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Who wants to take this project on; host for 15W IR C-Mount Diode

TheDukeAnumber1

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Thank you for sharing, do note though that you've already been asked not to double post. That's what the edit button is for.
 



Alaskan

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Edit: Anyone who wants to see that project, PM me for the password, I just locked it again: http://imageevent.com/qdf_files/technicalgoodies/experimentersfolder/irandlightwavecommunications/irledandlaserproject - I just ordered another bunch of diodes; twenty 445nm 2 W assemblies and will be adding more later.

Mr. Duke: I posted the wrong link, I should have just edited it instead of deleting and starting over. So many critical comments (not yours), I've never seen so many in any forum, is this normal here? This comment is probably just more bate for the wolves, but really. OK: Due to your request (again) from my not following others instructions or forum protocol... I deleted my double posts and edited them into one. I have a hard time following rules, please forgive me, this goes for my projects too, they tend to be a bit out of the normal envelope. Don't ask why, crazy people never need explain themselves, do they? Some of my stuff is related to work, others just for fun and you don't need a reason to have fun.
 
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rhd

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It's fine if you have a current-balancing resistor on each diode. 1-2 ohms is typical for high powers.
That's not the issue.

In constant current regulation, when diodes are paralleled, if 1 of 10 diodes die, the remaining 9 each get 10% more current, which can cause cascading failure.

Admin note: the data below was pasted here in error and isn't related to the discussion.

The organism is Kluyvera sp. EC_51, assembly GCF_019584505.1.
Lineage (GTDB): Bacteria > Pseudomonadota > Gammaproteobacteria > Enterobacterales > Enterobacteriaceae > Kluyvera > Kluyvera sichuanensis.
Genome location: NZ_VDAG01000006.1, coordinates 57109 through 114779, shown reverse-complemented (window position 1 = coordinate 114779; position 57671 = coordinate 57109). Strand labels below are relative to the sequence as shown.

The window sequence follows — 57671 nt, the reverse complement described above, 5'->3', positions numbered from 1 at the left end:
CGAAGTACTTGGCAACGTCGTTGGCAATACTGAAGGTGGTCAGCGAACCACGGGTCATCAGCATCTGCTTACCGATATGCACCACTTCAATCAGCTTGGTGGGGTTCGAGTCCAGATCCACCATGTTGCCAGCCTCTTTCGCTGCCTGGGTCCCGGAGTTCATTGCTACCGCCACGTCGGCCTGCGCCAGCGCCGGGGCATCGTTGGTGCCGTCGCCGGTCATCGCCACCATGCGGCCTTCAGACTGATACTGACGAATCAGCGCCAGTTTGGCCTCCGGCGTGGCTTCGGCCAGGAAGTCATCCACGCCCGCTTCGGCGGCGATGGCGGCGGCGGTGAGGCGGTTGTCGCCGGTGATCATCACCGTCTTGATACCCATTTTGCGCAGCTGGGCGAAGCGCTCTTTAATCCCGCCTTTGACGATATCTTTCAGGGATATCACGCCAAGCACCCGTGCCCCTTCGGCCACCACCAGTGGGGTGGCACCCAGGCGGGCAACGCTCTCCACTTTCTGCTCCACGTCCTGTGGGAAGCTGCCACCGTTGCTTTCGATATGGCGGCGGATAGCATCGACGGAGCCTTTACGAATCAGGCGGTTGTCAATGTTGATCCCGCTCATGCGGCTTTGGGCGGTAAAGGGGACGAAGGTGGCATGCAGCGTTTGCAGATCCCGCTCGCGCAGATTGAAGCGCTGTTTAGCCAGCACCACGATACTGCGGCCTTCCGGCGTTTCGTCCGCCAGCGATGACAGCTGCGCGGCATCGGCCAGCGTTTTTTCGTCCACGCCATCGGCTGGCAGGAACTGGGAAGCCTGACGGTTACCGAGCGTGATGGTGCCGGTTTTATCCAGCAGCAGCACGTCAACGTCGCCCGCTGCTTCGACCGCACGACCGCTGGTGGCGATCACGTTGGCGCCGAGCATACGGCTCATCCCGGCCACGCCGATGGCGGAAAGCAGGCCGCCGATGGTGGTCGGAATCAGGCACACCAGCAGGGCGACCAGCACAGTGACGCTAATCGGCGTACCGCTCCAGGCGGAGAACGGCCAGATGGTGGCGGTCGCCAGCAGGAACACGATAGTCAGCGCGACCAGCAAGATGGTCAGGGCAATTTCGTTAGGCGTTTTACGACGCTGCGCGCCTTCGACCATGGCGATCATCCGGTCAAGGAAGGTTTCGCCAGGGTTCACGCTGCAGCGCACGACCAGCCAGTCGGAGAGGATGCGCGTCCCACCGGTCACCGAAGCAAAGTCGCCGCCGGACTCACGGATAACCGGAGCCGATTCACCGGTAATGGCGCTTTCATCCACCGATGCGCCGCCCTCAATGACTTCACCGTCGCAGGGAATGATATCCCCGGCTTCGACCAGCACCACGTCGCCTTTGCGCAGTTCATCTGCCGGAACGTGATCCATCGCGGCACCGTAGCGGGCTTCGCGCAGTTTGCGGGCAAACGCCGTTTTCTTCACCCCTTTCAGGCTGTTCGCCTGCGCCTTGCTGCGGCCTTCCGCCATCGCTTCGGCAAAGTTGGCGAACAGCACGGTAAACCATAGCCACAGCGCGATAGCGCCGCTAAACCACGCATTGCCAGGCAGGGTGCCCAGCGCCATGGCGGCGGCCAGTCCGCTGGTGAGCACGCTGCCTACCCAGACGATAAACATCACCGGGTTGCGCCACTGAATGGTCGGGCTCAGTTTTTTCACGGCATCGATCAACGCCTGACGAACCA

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Cyparagon

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when diodes are paralleled, if 1 of 10 diodes die, the remaining 9 each get 10% more current
Only if the diode were to fail open. That pretty much never happens.

(edit: got it backwards)
 
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rhd

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Only if the diode were to fail short. That pretty much never happens.
Huh? If the diodes are in parallel, and the driver is set to output a constant current, failing open is the problem.

As the simplest illustration, imagine two paralleled 9mm diodes and a constant current driver outputting 4 A. When the diodes work, it's reasonable to assume both will get close to 2 A of current.

If one diode fails open, then the whole 4 A goes to the remaining diode.
 

TheDukeAnumber1

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I believe they can fail optically and still take current. The diodes I've popped in the past never failed open.
 
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Cyparagon

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Whoops, you are correct. I've edited my post above. They don't really fail open either. They just quit lasing. I've never had a laser diode fail either open or short. Maybe if a wire came loose, but that would be bad no matter how many diodes you were powering.
 
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The Lightning Stalker

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I have made heat sinks for c-mount diodes before, but I only have manual equipment and it takes time. A
heat sink is far from a host, but it's the minimum requirement to run a diode. Keep in mind there are no
off-the-shelf 16A capable driver boards currently available.
 

Alaskan

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My apologies for the misconception, I didn't mean I was feeding them power in parallel, each has their own current regulator. What I meant was all 16 output beams are in parallel or not combined together. However, I have some mirror knife edge combiners I just bought and am going to run eight M140 outputs together into one output stream just for the fun of it.